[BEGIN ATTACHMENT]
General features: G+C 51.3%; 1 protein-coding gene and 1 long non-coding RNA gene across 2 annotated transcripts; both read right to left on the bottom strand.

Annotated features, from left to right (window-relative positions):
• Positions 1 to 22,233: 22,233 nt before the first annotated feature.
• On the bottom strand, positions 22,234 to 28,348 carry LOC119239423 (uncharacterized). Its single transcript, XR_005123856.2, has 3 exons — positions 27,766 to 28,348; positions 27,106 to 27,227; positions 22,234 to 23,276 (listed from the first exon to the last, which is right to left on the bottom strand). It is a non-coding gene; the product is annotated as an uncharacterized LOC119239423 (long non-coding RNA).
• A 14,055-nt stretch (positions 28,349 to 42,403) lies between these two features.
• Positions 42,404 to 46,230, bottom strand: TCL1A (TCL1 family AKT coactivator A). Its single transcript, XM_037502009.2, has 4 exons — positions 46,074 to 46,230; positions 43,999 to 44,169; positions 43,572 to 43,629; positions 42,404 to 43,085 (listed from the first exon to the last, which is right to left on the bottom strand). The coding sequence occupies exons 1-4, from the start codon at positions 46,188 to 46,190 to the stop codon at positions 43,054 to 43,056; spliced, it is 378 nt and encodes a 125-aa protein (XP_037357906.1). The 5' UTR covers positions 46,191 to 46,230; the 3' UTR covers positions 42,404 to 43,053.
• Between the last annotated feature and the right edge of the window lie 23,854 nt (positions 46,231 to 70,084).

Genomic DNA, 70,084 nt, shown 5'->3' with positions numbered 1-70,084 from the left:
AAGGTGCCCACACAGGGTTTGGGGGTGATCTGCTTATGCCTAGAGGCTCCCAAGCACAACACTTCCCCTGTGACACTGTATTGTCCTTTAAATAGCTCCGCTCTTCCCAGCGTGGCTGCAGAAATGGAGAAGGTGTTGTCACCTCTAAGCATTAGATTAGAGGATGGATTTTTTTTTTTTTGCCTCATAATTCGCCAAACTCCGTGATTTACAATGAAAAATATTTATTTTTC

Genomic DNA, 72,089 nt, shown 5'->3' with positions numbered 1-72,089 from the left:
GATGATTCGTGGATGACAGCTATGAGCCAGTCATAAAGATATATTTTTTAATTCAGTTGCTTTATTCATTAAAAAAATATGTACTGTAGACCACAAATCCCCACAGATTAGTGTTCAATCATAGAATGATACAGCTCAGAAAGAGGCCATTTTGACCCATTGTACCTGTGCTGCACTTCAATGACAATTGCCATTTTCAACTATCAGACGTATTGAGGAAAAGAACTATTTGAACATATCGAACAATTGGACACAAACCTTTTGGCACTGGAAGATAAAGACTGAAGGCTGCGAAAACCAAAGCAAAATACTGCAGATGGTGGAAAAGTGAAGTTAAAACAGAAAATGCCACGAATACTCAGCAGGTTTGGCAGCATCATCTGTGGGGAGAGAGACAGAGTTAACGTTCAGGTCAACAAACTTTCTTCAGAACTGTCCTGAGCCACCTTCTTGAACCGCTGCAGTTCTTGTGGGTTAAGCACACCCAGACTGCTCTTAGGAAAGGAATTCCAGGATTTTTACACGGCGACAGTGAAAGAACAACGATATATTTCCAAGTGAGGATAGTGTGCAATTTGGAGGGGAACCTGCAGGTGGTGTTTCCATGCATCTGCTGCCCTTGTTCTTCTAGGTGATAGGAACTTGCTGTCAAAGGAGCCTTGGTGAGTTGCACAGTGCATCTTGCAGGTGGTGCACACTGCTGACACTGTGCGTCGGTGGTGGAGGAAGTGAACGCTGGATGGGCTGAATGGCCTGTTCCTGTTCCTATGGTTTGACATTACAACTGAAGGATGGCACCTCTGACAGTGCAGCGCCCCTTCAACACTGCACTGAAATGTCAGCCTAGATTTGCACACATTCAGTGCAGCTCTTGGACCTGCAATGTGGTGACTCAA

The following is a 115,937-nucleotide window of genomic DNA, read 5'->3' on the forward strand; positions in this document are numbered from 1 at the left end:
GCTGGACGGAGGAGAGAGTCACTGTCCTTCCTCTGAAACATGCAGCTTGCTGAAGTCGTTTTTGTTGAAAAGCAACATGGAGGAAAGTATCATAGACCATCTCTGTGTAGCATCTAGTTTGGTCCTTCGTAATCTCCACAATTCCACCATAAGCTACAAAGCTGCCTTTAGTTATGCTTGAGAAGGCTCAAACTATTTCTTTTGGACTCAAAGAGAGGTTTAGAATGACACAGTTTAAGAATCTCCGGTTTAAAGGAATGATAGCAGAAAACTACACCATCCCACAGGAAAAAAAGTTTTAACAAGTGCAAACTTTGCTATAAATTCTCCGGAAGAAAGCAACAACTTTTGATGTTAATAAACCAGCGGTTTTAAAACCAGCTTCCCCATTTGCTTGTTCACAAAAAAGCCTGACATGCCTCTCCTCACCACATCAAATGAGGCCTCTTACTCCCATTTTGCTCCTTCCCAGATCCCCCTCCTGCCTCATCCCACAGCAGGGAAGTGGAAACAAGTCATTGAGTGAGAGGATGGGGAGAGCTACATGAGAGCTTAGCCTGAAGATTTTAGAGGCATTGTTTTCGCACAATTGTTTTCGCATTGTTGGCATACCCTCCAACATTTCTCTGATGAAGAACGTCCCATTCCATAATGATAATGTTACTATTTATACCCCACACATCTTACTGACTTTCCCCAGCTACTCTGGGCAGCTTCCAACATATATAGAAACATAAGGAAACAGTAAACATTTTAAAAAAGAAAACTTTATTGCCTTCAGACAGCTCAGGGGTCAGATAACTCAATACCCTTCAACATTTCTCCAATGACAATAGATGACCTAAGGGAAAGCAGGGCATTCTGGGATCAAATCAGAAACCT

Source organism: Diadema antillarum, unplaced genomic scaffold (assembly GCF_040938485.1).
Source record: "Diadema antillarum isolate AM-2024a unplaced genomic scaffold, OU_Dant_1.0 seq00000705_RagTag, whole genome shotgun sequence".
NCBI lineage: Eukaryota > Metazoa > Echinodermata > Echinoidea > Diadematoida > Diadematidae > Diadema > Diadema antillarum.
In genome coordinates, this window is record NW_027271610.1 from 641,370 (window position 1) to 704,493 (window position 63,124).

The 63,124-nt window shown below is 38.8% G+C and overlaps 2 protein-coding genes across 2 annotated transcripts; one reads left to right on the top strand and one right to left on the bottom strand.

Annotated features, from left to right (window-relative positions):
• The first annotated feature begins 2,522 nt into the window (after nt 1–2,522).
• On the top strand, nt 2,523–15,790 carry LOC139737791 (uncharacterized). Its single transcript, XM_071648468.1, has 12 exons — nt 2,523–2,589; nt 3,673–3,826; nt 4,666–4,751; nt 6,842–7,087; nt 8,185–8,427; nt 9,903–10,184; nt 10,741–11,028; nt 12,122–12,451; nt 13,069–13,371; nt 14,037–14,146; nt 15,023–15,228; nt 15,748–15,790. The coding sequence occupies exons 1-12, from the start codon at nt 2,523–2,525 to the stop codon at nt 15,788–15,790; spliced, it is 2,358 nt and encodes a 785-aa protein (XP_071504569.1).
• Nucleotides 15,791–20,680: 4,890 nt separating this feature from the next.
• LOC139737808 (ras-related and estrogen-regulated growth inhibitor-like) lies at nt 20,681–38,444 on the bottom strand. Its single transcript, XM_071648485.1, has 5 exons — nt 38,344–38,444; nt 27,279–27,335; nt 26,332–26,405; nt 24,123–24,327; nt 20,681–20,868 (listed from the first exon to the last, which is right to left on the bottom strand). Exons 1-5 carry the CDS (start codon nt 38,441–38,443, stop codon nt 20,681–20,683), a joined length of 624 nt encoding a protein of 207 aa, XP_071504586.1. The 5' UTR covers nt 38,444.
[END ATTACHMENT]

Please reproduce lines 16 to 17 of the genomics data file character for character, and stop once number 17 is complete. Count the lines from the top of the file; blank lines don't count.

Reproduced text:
NCBI lineage: Eukaryota > Metazoa > Echinodermata > Echinoidea > Diadematoida > Diadematidae > Diadema > Diadema antillarum.
In genome coordinates, this window is record NW_027271610.1 from 641,370 (window position 1) to 704,493 (window position 63,124).